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Photo: Katarzyna Górka

““It is as if we were forced to leave, it wasn’t our desire to come here. We simply didn’t have other choice. The situation was so critical that we couldn’t live there anymore” - Ruth

by Katarzyna Górka

Ruth is 31. She is a hardworking businesswoman, neither too optimistic, nor too pessimistic, a normal person, as she says. Ruth arrived in Boa Vista from Venezuela in February 2018 with her son Tomás (2) and husband and live at the refugee shelter Rondon 1. She used to be a student of business administration, but when she got pregnant with Tomás she left the university and opened a small business. Her husband was a policeman. In her opinion, they had a good life in Venezuela, two houses, a car, a motorcycle… Until the crisis came and changed everything. The salary was not enough anymore to buy anything. They had to sell the motorcycle, one house, as well as the furniture and other equipment from the other house, in which they were living, in order to survive and pay their way to Brazil. A country, which was not even their first choice.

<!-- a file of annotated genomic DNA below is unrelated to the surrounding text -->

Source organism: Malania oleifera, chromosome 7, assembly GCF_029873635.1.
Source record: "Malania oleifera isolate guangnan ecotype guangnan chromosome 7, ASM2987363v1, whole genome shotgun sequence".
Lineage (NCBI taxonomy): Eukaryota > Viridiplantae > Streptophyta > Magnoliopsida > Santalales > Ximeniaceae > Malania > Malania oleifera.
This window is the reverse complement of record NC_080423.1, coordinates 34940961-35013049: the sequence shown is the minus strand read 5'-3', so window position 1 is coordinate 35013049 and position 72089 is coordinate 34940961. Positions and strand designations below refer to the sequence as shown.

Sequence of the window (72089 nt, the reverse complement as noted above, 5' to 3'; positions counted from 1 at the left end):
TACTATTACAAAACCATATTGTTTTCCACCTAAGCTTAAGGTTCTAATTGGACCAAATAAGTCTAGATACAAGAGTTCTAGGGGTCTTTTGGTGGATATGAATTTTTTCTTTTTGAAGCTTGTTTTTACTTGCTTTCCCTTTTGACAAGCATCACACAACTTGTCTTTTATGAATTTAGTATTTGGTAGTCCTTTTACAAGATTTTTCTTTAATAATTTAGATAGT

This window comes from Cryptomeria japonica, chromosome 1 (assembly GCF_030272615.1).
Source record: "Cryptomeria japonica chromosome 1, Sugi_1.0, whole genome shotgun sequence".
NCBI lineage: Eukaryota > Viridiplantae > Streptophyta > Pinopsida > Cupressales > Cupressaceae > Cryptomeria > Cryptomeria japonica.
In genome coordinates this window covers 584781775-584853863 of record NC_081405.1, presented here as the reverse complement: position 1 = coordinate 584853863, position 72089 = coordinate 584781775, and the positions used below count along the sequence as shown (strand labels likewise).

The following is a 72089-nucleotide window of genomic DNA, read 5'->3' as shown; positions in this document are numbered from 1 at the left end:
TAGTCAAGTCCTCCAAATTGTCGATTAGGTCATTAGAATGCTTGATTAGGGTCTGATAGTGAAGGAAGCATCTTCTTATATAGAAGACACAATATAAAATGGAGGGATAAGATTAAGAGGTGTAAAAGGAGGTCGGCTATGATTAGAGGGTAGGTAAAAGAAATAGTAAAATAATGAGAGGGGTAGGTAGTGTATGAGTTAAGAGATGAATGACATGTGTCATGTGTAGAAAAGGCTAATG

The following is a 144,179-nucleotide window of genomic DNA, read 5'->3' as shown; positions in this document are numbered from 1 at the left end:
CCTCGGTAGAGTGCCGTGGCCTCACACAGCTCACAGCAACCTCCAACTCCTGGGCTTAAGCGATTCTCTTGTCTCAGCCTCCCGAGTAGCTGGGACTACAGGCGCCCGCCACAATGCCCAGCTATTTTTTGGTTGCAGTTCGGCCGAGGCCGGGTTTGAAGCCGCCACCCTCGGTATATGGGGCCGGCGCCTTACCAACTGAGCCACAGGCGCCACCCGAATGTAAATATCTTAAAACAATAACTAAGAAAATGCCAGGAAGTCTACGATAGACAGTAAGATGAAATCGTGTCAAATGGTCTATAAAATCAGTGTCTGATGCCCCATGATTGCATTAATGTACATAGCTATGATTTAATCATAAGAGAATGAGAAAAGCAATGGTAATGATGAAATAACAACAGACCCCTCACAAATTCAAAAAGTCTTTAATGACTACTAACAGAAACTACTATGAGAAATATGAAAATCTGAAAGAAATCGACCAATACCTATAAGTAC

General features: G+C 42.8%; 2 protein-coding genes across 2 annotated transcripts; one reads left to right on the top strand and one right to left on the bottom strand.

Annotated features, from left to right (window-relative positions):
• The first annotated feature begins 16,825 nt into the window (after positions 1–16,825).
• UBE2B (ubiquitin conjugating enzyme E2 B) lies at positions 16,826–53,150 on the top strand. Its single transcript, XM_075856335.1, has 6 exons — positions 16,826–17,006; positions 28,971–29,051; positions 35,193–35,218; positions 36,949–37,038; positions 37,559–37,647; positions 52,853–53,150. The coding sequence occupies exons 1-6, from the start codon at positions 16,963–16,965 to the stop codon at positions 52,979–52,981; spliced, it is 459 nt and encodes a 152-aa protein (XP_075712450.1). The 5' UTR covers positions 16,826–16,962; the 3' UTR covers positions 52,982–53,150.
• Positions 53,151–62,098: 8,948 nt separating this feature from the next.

Ruth is pregnant with her second son. Or a daughter. She does not know. “We don’t do ultrasound exams for Venezuelans” she was told rudely in a hospital in Boa Vista during a check-up consultation. At first, the family was planning to move to Trinidad and Tobago. But with her second pregnancy, and a considerably bad financial situation they decided to move to Brazil. Because it was closer, and the travel was cheaper. Their idea was to find a job here in Boa Vista to reconstruct their life and save up some money so they could live with dignity when back in Venezuela.


In the beginning, her husband was able to find some odd jobs, but now it is much harder to find anything in the city. Even being pregnant Ruth was not spared from xenophobic comments and insults such as “bitch” or “whore” on the streets of Boa Vista simply for being Venezuelan. In spite of that, she is still proud of her nationality. 


Regardless of all the negative experiences, Ruth considers Brazilians as humanitarian people with good hearts. She admires the Brazilian education system, “here children have a better future,” she says. Ruth hopes to be able to move to another Brazilian city with fewer Venezuelans and less discrimination. But she wouldn’t like it to be too far from Boa Vista. She still hopes to be able to return to Venezuela and to recover for her family the quality of life they used to have.

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